Understanding the transition
Understanding the transition
Understanding the transition
Restructuring the energy system not only requires technical know-how, but also knowledge of the social processes supporting this change. Social scientist Jannika Mattes investigates how these unfold.
An idyllic country village: lonely country roads lined with gnarled trees, cornfields stretching all the way to the horizon, rare birds rendezvousing on the forest edge. Here, where there is so much space for nature and humans, a wind farm is to be built. But among the villagers, recent arrivals and long-time residents alike, a row breaks out: What about protecting the birds? Who benefits from the new wind turbines? And where should they be erected?
Wind energy is only the backdrop for Juli Zeh's socio-critical novel “Unterleuten". But the old and new disputes that flare up between the inhabitants of a fictitious village in Brandenburg illustrate how producing green electricity to support the “Energiewende” (energy transition) raises not just technical questions, but also human ones. “The energy transition is a social process," says Prof. Dr. Jannika Mattes. “And social processes are complicated.”
Mattes, a social scientist and Professor of Organisation and Innovation at the University of Oldenburg, knows what she's talking about. In the junior research group REENEA, which is funded by the German Research Foundation (DFG), she is studying the social background of the energy transition on the basis of regional case studies. Although the restructuring of Germany’s energy system is the subject of continual public debate, little is known about the role of the individual parties involved, she explains. And little is known about which factors advance or hinder it. Mattes and her team of three researchers aim to fill this knowledge gap.
Companies and investors feel abandoned
Mattes is focussing on the wind energy sector as a case study for her research. The German government wants 60 percent of the electricity consumed in Germany to come from renewable energy sources by 2030. Currently, wind power accounts for just under 18 percent of the country’s gross electricity consumption.
There are more than 29,000 land-based turbines in Germany, almost a third of which are in Lower Saxony, along with a growing number of offshore farms. But even though the proportion of wind power in Germany’s energy mix has grown steadily since 1987, when the first wind farm was built in Schleswig-Holstein, land-based expansion is now slowing down – for very diverse reasons.
One of them is that energy policy has changed significantly since the amendment of the Renewable Energy Sources Act (EEG). Among other things fixed subsidy rates were abolished, affecting remuneration for electricity fed into the grid. “This has upset many companies and left investors feeling abandoned,” says Mattes.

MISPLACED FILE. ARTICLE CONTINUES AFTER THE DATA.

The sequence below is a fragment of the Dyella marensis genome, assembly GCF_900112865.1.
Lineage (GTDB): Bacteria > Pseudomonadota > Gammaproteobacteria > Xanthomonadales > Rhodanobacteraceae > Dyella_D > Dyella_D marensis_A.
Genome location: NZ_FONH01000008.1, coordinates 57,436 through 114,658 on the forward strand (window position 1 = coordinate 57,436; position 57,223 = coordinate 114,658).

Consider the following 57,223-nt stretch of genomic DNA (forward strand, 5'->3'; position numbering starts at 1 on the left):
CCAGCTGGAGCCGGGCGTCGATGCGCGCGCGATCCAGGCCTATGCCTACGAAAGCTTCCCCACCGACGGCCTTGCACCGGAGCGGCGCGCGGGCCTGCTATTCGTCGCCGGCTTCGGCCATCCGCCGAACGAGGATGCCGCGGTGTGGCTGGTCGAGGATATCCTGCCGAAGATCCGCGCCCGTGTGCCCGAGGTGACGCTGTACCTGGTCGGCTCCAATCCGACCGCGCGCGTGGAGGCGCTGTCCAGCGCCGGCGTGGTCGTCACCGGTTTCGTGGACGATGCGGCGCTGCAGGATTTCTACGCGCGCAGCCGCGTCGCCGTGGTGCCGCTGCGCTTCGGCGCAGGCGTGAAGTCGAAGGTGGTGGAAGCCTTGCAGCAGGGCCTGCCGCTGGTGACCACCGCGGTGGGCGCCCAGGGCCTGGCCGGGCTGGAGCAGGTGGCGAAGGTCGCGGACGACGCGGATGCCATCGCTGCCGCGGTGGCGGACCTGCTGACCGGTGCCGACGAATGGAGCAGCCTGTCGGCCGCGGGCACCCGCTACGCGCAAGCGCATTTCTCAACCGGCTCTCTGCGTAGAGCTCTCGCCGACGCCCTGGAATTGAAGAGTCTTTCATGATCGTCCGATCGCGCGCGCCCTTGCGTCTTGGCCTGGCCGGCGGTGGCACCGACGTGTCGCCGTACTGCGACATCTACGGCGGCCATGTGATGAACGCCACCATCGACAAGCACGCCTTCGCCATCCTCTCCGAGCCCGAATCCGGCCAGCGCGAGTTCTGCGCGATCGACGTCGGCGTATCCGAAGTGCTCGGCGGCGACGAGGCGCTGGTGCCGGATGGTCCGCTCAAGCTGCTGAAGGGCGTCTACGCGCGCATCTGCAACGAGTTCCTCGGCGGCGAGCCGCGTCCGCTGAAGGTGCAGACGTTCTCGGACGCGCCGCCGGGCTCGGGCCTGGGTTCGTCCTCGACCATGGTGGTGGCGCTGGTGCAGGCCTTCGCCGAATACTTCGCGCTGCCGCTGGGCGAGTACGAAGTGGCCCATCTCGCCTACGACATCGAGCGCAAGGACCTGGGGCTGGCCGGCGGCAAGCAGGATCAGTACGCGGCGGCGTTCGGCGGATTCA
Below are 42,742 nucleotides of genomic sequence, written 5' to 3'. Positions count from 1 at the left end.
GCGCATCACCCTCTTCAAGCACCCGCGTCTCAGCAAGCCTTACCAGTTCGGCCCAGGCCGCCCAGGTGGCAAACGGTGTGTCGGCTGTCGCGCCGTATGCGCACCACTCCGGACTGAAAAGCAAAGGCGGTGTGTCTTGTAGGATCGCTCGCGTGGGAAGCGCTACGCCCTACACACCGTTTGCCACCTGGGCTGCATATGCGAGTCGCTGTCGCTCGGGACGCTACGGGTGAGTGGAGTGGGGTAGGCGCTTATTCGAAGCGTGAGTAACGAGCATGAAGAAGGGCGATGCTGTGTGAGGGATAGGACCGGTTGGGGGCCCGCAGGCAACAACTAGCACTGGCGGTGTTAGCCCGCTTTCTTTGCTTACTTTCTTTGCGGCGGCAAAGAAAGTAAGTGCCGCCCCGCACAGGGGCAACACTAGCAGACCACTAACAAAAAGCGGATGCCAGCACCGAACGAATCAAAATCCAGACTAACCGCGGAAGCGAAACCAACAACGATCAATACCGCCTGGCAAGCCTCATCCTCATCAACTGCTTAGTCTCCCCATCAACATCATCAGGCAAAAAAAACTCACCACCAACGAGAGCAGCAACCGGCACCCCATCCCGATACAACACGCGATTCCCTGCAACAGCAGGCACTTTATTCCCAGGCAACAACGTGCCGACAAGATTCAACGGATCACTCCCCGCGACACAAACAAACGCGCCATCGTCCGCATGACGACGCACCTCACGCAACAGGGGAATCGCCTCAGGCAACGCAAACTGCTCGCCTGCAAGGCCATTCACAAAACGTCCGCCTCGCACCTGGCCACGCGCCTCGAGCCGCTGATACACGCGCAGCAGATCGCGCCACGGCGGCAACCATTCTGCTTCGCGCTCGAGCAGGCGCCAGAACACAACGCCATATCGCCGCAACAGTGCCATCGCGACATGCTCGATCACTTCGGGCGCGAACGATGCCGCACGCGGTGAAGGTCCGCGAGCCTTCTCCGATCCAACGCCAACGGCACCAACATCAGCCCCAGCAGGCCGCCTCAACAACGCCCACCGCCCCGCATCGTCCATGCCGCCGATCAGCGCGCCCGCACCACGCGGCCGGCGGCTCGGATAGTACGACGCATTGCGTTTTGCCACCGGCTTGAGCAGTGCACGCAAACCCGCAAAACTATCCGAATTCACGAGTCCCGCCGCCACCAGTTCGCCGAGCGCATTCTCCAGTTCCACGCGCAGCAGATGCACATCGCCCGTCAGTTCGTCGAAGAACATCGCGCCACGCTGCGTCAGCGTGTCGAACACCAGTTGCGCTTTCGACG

Massive problems with acceptance
Then there’s the fact that public opposition to green expansion measures is growing – for example when they interfere with nature conservation, or when citizens feel their own concerns are being ignored. “Most people accept that the green energy transition is necessary,” the social scientist stresses, “but they don’t want the expansion to take place on their own doorstep.”
Mattes experiences this first-hand in her research: she and her team are laboriously interviewing people who are directly affected by the restructuring of the energy system – from turbine manufacturers, service providers and planners to political decision-makers, conservationists and members of the general public. The researchers also comb through documents and attend public discussions. Yet the massive problems with acceptance are just one aspect they are encountering.
“We’re interested in the roles the affected parties see themselves in, the knowhow they can contribute, the factors that influence their decisions, and the power structures in place,” Mattes explains. To do full justice to the complexity of the issue, the individual case studies go deep.
The team has conducted more than thirty one-to-two-hour interviews based on a common interview guideline in the Oldenburg area alone. The researchers then evaluate the interviews and documents, assigning them to different categories in order to identify overarching themes and similarities as well as contradictions. “We’re conducting standard empirical social research,” says Mattes.
Providing subsidies on a random basis doesn’t work
Although not all the case studies have been completed yet – Mattes’ team is studying the energy transition in five other regions in addition to Oldenburg, including the Uckermark, North Frisia and Hamburg – she has already arrived at certain conclusions. The results show that the social dimensions of the energy transition vary from region to region and that requirements also vary.
In rural areas like the Uckermark in Brandenburg there is a complete lack of infrastructure, for instance institutions or formal networks that could support the transition and ultimately implement the necessary changes. In Oldenburg, by contrast, wind energy has high priority and numerous companies, most of them connected to the university, have been established over the years. Here, both official and personal networks facilitate dialogue among the various parties involved in the process.
For Mattes, these initial findings – as predictable as some of them may be – contain an “important message to policy-makers”: namely that providing subsidies on a random basis doesn’t work because it fails to address specific needs. She also draws another important conclusion: a region will be more receptive to the energy transition if the necessary processes have grown over time and the parties involved trust each other. “In such cases wind energy is not perceived as a burden but forms part of the self-image of a region that supplies itself and others with electricity,” says the social scientist.